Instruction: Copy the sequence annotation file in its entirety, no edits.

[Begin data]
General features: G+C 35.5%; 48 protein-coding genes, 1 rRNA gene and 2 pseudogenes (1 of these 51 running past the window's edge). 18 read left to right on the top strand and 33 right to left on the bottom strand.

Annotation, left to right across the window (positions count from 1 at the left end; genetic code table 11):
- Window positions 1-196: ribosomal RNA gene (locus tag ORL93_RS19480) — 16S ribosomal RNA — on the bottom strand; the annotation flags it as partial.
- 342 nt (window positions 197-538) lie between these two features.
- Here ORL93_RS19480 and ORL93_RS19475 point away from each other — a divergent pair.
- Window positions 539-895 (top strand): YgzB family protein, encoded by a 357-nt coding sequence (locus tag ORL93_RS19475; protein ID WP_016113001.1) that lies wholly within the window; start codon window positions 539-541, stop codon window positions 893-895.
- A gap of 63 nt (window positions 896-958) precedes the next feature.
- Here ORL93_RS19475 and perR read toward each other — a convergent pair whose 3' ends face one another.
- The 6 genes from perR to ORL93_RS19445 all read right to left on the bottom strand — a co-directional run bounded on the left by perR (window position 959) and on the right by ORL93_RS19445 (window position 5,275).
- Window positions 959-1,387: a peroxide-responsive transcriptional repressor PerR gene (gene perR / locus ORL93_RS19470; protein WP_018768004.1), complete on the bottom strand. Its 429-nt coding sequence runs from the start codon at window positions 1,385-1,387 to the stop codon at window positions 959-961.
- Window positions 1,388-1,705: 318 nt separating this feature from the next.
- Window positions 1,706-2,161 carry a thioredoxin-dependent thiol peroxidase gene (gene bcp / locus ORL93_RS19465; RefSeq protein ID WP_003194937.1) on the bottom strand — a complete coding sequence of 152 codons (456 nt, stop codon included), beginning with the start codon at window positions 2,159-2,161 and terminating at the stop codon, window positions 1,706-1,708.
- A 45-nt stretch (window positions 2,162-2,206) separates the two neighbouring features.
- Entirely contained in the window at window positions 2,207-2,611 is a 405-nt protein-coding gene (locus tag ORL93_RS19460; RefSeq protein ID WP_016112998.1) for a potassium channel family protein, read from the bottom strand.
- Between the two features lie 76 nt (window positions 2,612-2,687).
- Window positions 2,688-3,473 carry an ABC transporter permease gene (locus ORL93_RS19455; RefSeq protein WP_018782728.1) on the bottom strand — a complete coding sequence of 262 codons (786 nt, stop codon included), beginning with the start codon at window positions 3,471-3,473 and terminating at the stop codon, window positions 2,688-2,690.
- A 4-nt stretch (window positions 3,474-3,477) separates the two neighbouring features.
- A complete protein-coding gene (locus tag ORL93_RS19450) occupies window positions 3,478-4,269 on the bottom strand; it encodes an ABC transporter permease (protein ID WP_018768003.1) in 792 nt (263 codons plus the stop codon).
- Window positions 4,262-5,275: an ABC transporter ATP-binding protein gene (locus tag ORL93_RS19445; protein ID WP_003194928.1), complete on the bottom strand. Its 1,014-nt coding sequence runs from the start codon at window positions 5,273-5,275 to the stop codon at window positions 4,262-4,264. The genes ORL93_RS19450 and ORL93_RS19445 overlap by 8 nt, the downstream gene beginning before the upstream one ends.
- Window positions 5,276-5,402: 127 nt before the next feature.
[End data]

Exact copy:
General features: G+C 35.5%; 48 protein-coding genes, 1 rRNA gene and 2 pseudogenes (1 of these 51 running past the window's edge). 18 read left to right on the top strand and 33 right to left on the bottom strand.

Annotation, left to right across the window (positions count from 1 at the left end; genetic code table 11):
- Window positions 1-196: ribosomal RNA gene (locus tag ORL93_RS19480) — 16S ribosomal RNA — on the bottom strand; the annotation flags it as partial.
- 342 nt (window positions 197-538) lie between these two features.
- Here ORL93_RS19480 and ORL93_RS19475 point away from each other — a divergent pair.
- Window positions 539-895 (top strand): YgzB family protein, encoded by a 357-nt coding sequence (locus tag ORL93_RS19475; protein ID WP_016113001.1) that lies wholly within the window; start codon window positions 539-541, stop codon window positions 893-895.
- A gap of 63 nt (window positions 896-958) precedes the next feature.
- Here ORL93_RS19475 and perR read toward each other — a convergent pair whose 3' ends face one another.
- The 6 genes from perR to ORL93_RS19445 all read right to left on the bottom strand — a co-directional run bounded on the left by perR (window position 959) and on the right by ORL93_RS19445 (window position 5,275).
- Window positions 959-1,387: a peroxide-responsive transcriptional repressor PerR gene (gene perR / locus ORL93_RS19470; protein WP_018768004.1), complete on the bottom strand. Its 429-nt coding sequence runs from the start codon at window positions 1,385-1,387 to the stop codon at window positions 959-961.
- Window positions 1,388-1,705: 318 nt separating this feature from the next.
- Window positions 1,706-2,161 carry a thioredoxin-dependent thiol peroxidase gene (gene bcp / locus ORL93_RS19465; RefSeq protein ID WP_003194937.1) on the bottom strand — a complete coding sequence of 152 codons (456 nt, stop codon included), beginning with the start codon at window positions 2,159-2,161 and terminating at the stop codon, window positions 1,706-1,708.
- A 45-nt stretch (window positions 2,162-2,206) separates the two neighbouring features.
- Entirely contained in the window at window positions 2,207-2,611 is a 405-nt protein-coding gene (locus tag ORL93_RS19460; RefSeq protein ID WP_016112998.1) for a potassium channel family protein, read from the bottom strand.
- Between the two features lie 76 nt (window positions 2,612-2,687).
- Window positions 2,688-3,473 carry an ABC transporter permease gene (locus ORL93_RS19455; RefSeq protein WP_018782728.1) on the bottom strand — a complete coding sequence of 262 codons (786 nt, stop codon included), beginning with the start codon at window positions 3,471-3,473 and terminating at the stop codon, window positions 2,688-2,690.
- A 4-nt stretch (window positions 3,474-3,477) separates the two neighbouring features.
- A complete protein-coding gene (locus tag ORL93_RS19450) occupies window positions 3,478-4,269 on the bottom strand; it encodes an ABC transporter permease (protein ID WP_018768003.1) in 792 nt (263 codons plus the stop codon).
- Window positions 4,262-5,275: an ABC transporter ATP-binding protein gene (locus tag ORL93_RS19445; protein ID WP_003194928.1), complete on the bottom strand. Its 1,014-nt coding sequence runs from the start codon at window positions 5,273-5,275 to the stop codon at window positions 4,262-4,264. The genes ORL93_RS19450 and ORL93_RS19445 overlap by 8 nt, the downstream gene beginning before the upstream one ends.
- Window positions 5,276-5,402: 127 nt before the next feature.